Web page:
If you walk into your child’s Child Care classroom, what can you expect to find your child doing? Are the students all sitting around small tables, reciting their numbers and memorizing sight words? Or do they seem to spend a lot of time playing in their classroom?
In many of today’s classrooms, there is a push for early academic achievement, which is why you will find their students glued to the chairs. But the latest research documents the importance of play-based activities in early childhood education, and education centers around the world are starting to incorporate structured play into the curriculum.
What exactly are play-based learning Child Care activities, though, and why are they so important? What is play-based learning?
Play-based learning is more structured than free play yet less structured than schoolwork. It is a type of play that is purposeful and guided yet allows the child to take the reins. It’s not simply putting the kids in a classroom and letting them do whatever they want. Instead, play-based learning is made up of activities carefully selected by the teacher, complete with thoughtfully chosen materials. The students are then allowed to interact with these materials and activities in any way they choose. The teacher facilitates conversations around these activities in a way that the students are learning while they play.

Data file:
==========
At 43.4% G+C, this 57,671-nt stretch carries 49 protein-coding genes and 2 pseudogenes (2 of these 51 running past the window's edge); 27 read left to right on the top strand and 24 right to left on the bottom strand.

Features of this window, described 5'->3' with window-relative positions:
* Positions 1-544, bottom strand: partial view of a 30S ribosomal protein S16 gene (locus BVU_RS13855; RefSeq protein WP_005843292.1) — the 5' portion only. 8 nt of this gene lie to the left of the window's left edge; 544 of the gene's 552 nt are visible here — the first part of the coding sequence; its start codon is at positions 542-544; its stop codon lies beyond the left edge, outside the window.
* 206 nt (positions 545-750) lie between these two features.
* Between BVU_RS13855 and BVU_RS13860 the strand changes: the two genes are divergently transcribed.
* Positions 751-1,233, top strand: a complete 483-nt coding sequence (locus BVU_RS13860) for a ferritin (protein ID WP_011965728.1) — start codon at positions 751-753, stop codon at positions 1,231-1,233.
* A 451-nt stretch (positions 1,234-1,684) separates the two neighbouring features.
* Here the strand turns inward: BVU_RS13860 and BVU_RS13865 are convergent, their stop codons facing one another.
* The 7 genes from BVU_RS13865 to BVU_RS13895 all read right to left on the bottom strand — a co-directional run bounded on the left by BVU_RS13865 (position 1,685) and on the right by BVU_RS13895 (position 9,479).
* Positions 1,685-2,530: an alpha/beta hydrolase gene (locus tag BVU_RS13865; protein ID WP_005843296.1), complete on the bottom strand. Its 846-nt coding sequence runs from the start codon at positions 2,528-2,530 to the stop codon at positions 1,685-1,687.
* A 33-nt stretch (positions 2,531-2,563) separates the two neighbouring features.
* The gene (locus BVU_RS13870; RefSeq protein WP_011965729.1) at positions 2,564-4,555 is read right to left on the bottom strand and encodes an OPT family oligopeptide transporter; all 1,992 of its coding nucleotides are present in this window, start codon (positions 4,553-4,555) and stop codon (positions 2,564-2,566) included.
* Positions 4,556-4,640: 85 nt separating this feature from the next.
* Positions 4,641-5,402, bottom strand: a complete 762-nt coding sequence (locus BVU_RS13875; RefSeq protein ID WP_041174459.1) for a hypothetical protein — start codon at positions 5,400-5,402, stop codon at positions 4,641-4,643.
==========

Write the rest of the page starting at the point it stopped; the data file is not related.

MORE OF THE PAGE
The importance of play-based learning Kids learn a number of life skills through play-based learning:
● Delayed gratification
● Taking turns
● Communicating with others
● Negotiating with peers
● Problem solving
Additionally, they can learn literacy, mathematics, and language skills, all while playing. For example, during dramatic play, students will learn math skills by adding the number of cups and plates that they have. Or, when given some crayons and paper, they can learn the names of each color and describe the scene they are drawing or coloring using their language skills.
Types of play-based learning activities When it comes to learning through play, the possibilities are endless. Here are a few types of play-based learning activities:
● Making and dressing up in costumes
● Building with blocks and LEGOs
● Cooking or grocery shopping with play food
● Playing with play dough
● Discovering the outdoors
● Playing with sensory bins
● Reading together
When you give a child a sensory bin, they can learn how to measure and count. Reading books together and asking questions about the story evokes curiosity and leads to exploring new ideas. Even outdoor play can teach an appreciation of nature as the children learn about the world around them.
We live in a results-driven world. While play may seem frivolous in the classroom, children learn about the world through play. Young children learn differently than older children. They learn by interacting with the world around them. They learn by touching, by exploring, by creating, and by discovering. Play-based learning encourages learning in the way they best know-how.